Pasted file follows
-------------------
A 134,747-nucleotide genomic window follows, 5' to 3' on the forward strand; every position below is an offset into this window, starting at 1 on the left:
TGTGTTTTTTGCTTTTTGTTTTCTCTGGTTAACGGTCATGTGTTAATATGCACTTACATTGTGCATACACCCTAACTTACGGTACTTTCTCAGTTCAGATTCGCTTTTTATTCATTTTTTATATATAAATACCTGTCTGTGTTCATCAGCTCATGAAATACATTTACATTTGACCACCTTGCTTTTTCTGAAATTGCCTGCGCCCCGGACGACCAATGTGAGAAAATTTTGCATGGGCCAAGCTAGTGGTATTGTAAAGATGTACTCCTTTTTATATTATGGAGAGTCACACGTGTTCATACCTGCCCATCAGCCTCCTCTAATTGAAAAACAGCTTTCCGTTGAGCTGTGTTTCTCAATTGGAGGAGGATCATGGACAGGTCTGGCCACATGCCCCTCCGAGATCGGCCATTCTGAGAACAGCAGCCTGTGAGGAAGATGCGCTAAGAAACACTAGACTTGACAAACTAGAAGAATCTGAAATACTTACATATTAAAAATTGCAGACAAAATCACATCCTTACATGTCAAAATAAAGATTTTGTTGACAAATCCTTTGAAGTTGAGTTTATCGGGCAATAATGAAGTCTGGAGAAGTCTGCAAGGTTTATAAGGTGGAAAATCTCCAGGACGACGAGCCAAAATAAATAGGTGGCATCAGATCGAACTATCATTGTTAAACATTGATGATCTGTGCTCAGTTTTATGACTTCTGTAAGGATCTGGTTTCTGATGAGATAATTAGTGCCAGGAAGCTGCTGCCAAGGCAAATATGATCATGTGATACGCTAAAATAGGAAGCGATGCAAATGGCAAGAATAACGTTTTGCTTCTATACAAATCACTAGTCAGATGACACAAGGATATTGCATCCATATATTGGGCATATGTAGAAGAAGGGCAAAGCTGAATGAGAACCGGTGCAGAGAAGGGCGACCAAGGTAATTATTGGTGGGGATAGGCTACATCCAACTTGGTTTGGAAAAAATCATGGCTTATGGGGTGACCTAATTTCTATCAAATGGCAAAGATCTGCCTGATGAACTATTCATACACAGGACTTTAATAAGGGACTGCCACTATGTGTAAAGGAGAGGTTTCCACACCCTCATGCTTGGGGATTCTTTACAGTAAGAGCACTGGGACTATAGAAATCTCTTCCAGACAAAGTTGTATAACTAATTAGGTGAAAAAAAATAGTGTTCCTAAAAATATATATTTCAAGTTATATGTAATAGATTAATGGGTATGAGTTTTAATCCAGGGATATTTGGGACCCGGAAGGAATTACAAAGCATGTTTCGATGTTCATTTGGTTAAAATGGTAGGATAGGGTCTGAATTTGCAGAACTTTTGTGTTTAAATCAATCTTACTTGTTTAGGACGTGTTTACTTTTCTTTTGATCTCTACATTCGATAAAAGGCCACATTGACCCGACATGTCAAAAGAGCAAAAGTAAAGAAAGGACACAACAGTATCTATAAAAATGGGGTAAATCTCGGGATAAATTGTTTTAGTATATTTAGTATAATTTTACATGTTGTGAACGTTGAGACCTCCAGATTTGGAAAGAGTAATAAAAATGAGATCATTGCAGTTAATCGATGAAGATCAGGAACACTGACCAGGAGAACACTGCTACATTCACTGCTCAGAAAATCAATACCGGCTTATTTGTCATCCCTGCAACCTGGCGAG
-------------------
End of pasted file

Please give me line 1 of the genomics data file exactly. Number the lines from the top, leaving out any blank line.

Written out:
A 134,747-nucleotide genomic window follows, 5' to 3' on the forward strand; every position below is an offset into this window, starting at 1 on the left: